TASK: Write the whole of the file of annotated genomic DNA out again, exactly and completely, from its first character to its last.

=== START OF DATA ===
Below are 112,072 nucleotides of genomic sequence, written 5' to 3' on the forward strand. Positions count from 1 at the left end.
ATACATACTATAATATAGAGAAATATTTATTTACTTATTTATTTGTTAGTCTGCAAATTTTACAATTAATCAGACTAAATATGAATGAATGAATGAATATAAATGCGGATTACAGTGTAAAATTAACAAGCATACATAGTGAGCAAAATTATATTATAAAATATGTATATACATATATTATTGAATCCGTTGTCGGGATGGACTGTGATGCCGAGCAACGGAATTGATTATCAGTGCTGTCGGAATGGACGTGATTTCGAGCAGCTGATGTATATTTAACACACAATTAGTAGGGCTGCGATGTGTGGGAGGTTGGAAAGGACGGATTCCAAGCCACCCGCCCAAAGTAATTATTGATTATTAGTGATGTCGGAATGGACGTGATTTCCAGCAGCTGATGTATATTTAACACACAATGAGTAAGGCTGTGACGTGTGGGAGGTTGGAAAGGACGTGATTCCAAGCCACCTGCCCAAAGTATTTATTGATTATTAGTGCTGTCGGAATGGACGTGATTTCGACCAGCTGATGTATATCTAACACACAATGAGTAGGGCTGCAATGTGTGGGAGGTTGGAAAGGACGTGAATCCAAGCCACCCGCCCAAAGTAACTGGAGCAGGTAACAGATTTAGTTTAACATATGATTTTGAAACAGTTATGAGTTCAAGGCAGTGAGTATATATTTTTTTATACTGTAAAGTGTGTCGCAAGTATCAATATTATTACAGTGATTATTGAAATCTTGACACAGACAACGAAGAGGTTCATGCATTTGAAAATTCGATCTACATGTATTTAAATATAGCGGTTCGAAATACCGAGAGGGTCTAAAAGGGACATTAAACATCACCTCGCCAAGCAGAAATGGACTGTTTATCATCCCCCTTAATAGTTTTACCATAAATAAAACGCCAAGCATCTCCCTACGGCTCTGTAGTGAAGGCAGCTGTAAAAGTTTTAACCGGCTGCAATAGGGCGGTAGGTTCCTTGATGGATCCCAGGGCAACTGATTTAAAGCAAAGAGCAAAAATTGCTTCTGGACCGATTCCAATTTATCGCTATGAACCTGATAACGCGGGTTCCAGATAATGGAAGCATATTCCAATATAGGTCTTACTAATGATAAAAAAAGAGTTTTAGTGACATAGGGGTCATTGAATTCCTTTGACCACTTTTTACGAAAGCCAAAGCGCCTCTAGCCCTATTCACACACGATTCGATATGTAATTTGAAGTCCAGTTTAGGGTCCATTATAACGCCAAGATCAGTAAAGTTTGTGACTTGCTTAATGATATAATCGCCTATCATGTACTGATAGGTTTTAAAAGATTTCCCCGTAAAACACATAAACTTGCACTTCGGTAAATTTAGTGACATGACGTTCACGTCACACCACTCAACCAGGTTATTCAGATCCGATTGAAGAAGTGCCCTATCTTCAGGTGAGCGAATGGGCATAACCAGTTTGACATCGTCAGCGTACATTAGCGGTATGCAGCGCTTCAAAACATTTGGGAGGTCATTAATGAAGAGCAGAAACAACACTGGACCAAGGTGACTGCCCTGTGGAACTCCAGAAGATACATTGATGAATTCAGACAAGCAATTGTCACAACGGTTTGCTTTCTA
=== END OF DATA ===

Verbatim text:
Below are 112,072 nucleotides of genomic sequence, written 5' to 3' on the forward strand. Positions count from 1 at the left end.
ATACATACTATAATATAGAGAAATATTTATTTACTTATTTATTTGTTAGTCTGCAAATTTTACAATTAATCAGACTAAATATGAATGAATGAATGAATATAAATGCGGATTACAGTGTAAAATTAACAAGCATACATAGTGAGCAAAATTATATTATAAAATATGTATATACATATATTATTGAATCCGTTGTCGGGATGGACTGTGATGCCGAGCAACGGAATTGATTATCAGTGCTGTCGGAATGGACGTGATTTCGAGCAGCTGATGTATATTTAACACACAATTAGTAGGGCTGCGATGTGTGGGAGGTTGGAAAGGACGGATTCCAAGCCACCCGCCCAAAGTAATTATTGATTATTAGTGATGTCGGAATGGACGTGATTTCCAGCAGCTGATGTATATTTAACACACAATGAGTAAGGCTGTGACGTGTGGGAGGTTGGAAAGGACGTGATTCCAAGCCACCTGCCCAAAGTATTTATTGATTATTAGTGCTGTCGGAATGGACGTGATTTCGACCAGCTGATGTATATCTAACACACAATGAGTAGGGCTGCAATGTGTGGGAGGTTGGAAAGGACGTGAATCCAAGCCACCCGCCCAAAGTAACTGGAGCAGGTAACAGATTTAGTTTAACATATGATTTTGAAACAGTTATGAGTTCAAGGCAGTGAGTATATATTTTTTTATACTGTAAAGTGTGTCGCAAGTATCAATATTATTACAGTGATTATTGAAATCTTGACACAGACAACGAAGAGGTTCATGCATTTGAAAATTCGATCTACATGTATTTAAATATAGCGGTTCGAAATACCGAGAGGGTCTAAAAGGGACATTAAACATCACCTCGCCAAGCAGAAATGGACTGTTTATCATCCCCCTTAATAGTTTTACCATAAATAAAACGCCAAGCATCTCCCTACGGCTCTGTAGTGAAGGCAGCTGTAAAAGTTTTAACCGGCTGCAATAGGGCGGTAGGTTCCTTGATGGATCCCAGGGCAACTGATTTAAAGCAAAGAGCAAAAATTGCTTCTGGACCGATTCCAATTTATCGCTATGAACCTGATAACGCGGGTTCCAGATAATGGAAGCATATTCCAATATAGGTCTTACTAATGATAAAAAAAGAGTTTTAGTGACATAGGGGTCATTGAATTCCTTTGACCACTTTTTACGAAAGCCAAAGCGCCTCTAGCCCTATTCACACACGATTCGATATGTAATTTGAAGTCCAGTTTAGGGTCCATTATAACGCCAAGATCAGTAAAGTTTGTGACTTGCTTAATGATATAATCGCCTATCATGTACTGATAGGTTTTAAAAGATTTCCCCGTAAAACACATAAACTTGCACTTCGGTAAATTTAGTGACATGACGTTCACGTCACACCACTCAACCAGGTTATTCAGATCCGATTGAAGAAGTGCCCTATCTTCAGGTGAGCGAATGGGCATAACCAGTTTGACATCGTCAGCGTACATTAGCGGTATGCAGCGCTTCAAAACATTTGGGAGGTCATTAATGAAGAGCAGAAACAACACTGGACCAAGGTGACTGCCCTGTGGAACTCCAGAAGATACATTGATGAATTCAGACAAGCAATTGTCACAACGGTTTGCTTTCTA